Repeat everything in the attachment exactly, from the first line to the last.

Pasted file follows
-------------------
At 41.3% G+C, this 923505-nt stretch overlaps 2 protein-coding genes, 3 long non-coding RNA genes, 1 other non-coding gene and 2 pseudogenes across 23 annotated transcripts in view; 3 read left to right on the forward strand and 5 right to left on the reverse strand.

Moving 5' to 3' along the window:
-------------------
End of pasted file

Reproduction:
At 41.3% G+C, this 923505-nt stretch overlaps 2 protein-coding genes, 3 long non-coding RNA genes, 1 other non-coding gene and 2 pseudogenes across 23 annotated transcripts in view; 3 read left to right on the forward strand and 5 right to left on the reverse strand.

Moving 5' to 3' along the window: